How Papua New Guinea’s Foreign Policy Benefits Trade

May 2, 2018 | News

Keynote address delivered by the Hon. Rimbink Pato OBE, LLB, MP at the 34th Australia Papua New Guinea Business Forum.


Speaker: The Hon. Rimbink Pato OBE, LLB, MP

2 May 2018

{Salutation to those present}

It is a great pleasure to address you at this Forum in this historic year for Papua New Guinea.

It is a year which will see our country’s amazing potential displayed before the world at the APEC meetings, and in particular at the time of the leaders’ summit in November.

You here at this Forum know about our strategic location but there are many in the world who have yet to hear about us.

This APEC year is the perfect time for our international envoys to broadcast to the world that we are blessed to live in a position of great importance, that we are at the centre of a region of unparalled dynamism and economic energy.

Consider this: We are the next-door-neighbour to three powerhouses.
Our western neighbour is our friend, Republic of Indonesia, the nation with the fourth biggest population in the world.

To our south, our neighbours are the highly developed economies of Australasia.

To our east, our neighbours are the islands states of the Blue Pacific, who with us inhabit what many call a great ocean “continent”.

But there is lots more to come.

The path north leads to our close friend, the energetic nation of Japan and also to the resource-rich eastern regions of the Russian Federation, in the same breath, I mention South Korea, the Philippines, Malaysia, and Singapore –as well as other APEC economies.

And to our northwest, and not so far away, is the great country with the miracle economy of our time, the People’s Republic of China.

Informing the nations of the world of our location – that we are smack in the middle of the action– is just one half of the message we are delivering.

The other is that that Papua New Guinea is a treasure house of humanity — and that treasure house is open for business.

Just look at our physical treasures:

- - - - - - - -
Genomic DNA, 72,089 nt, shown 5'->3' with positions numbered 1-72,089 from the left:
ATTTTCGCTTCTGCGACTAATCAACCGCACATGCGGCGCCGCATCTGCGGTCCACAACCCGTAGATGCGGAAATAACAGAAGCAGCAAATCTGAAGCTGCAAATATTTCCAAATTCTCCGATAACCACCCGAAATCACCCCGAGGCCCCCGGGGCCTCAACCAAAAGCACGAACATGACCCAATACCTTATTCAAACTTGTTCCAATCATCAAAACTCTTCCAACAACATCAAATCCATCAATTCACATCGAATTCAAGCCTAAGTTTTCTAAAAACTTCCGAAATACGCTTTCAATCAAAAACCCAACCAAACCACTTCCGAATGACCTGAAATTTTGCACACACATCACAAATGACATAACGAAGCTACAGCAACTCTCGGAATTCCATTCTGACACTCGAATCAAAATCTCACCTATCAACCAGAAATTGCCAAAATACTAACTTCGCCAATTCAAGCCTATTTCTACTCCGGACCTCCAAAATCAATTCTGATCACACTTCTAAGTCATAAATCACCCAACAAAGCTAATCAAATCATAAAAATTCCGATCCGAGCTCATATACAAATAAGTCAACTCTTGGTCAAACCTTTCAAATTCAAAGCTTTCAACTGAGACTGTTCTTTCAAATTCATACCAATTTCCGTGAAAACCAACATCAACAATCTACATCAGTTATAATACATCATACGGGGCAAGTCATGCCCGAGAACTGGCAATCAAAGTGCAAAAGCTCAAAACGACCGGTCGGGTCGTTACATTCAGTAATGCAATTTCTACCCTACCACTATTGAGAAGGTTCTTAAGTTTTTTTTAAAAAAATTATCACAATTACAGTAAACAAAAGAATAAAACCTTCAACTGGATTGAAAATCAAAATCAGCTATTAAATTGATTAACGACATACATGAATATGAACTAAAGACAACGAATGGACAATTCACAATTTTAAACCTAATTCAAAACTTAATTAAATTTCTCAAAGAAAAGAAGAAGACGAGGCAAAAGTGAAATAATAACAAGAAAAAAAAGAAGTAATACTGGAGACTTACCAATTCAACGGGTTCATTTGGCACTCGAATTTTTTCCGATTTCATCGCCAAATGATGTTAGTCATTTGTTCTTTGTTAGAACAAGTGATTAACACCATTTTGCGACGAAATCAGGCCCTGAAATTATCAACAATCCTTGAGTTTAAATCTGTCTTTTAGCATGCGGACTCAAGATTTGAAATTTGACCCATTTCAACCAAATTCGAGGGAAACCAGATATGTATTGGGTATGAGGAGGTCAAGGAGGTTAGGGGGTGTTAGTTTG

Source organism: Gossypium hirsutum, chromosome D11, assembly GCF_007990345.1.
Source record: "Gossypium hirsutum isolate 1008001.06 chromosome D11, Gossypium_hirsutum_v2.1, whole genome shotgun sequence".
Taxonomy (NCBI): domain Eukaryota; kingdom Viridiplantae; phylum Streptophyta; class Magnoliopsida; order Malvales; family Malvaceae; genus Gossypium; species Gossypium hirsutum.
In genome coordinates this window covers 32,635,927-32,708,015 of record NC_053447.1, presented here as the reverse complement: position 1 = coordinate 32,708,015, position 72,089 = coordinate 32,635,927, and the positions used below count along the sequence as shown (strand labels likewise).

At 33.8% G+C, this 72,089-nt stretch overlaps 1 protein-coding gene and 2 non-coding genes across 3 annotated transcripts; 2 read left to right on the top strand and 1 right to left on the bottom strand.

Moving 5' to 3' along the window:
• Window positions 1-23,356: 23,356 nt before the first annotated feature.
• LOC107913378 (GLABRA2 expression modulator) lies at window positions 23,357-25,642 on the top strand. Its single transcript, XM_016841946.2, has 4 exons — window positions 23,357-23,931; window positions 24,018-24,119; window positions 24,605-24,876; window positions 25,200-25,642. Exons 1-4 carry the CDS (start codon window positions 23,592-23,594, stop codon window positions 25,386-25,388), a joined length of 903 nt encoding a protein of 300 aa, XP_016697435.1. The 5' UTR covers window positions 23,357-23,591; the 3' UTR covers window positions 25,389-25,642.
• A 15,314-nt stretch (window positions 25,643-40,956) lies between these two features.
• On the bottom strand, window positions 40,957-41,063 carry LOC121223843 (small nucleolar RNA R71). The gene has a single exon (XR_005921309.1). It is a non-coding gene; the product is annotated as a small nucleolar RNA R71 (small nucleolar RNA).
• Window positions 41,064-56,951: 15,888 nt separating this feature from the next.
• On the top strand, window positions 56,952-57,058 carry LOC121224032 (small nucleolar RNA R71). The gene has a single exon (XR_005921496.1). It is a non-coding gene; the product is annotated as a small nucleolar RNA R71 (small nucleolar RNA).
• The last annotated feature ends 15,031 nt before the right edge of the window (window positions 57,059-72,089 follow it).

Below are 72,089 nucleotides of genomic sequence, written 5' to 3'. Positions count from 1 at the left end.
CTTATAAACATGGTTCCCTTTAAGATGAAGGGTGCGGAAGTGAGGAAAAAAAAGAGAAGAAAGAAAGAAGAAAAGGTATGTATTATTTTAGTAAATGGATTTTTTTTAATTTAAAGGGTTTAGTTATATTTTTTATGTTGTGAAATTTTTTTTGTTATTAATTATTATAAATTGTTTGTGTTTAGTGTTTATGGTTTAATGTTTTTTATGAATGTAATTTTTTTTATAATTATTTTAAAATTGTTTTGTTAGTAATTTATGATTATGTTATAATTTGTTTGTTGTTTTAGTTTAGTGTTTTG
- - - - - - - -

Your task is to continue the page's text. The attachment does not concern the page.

Our lush rain forests; our vast fisheries; our gold and copper, oil and gas; our top-quality coffee and cocoa; our fertile agricultural lands; our towering, cloud-piercing mountains: our islands embraced with coral of unimaginable colours.

No wonder our national bird is called a “bird of paradise’—because when that beautiful creature shimmers and flutters it is dancing in a natural God-given paradise.

And then there is the human wealth: There are about 8 million of us. By far the biggest population of any Pacific Island nation. We speak many languages, more than 800 of them —

the most of any nation on earth– and there are 1000 tribes that make up the country.

We were among the first farmers in the world, we possess cultures of flamboyant and fantastic artistry, our drums and flutes inspire us to dance at every opportunity we find.

Our people, as you will have experienced, extend the warmest of welcomes, and they demonstrate the strengths of resilience and spirituality.

Ours is a population with a great capacity for growth and for making a contribution to the world.

But we must be realistic. Many of our people are only on the first rung of the ladder of prosperity.

To help them climb further up that ladder, we need to have the resources, the funds, to develop our country, to further educate our people, women and men, in trades, agriculture, science, tourism, business and administration.

We know we have the talent, but we need to provide our youngsters, girls and boys, with as many opportunities as possible

The funds necessary will come from expansion of our international trade, investment and the general development of our domestic economy.

It is with this vision and aim– shared by my colleagues in Government—that I address you today on the topic of how our foreign policy benefits trade.

The first responsibility of a Foreign Affairs policy is to ensure the security and protection of the nation.

This is a task the Prime Minister, the Rt. Hon. Peter O’Neill, and our Government as a whole, take extremely seriously.

Our very name, the Independent State of Papua New Guinea, speaks of our fundamental aim—to be independent.

To be independent requires us to be secure. To be secure in this global world means we cannot go it alone.

We need as many friends as possible.

Underpinning our efforts in foreign affairs is firstly the policy of “connectivity” for security, stability and prosperity, and so we aim at establishing relationships with as many countries around the world as possible.

And secondly, we abide by the longstanding PNG foreign policy of: “Friends to all, enemies of none’.

If our region is not free from conflict and tension, our trading opportunities will be compromised.

So, we work very hard on connectivity. A major outcome of that policy was the decision to host APEC, a mighty undertaking for a country like PNG. And by that decision we have

clearly demonstrated how our foreign policy of connectivity benefits trade.

Just consider the benefits we are witnessing right now as the gaze of the nations of the Asia- Pacific rim are turning towards us, as their helping hands stretch out in friendship.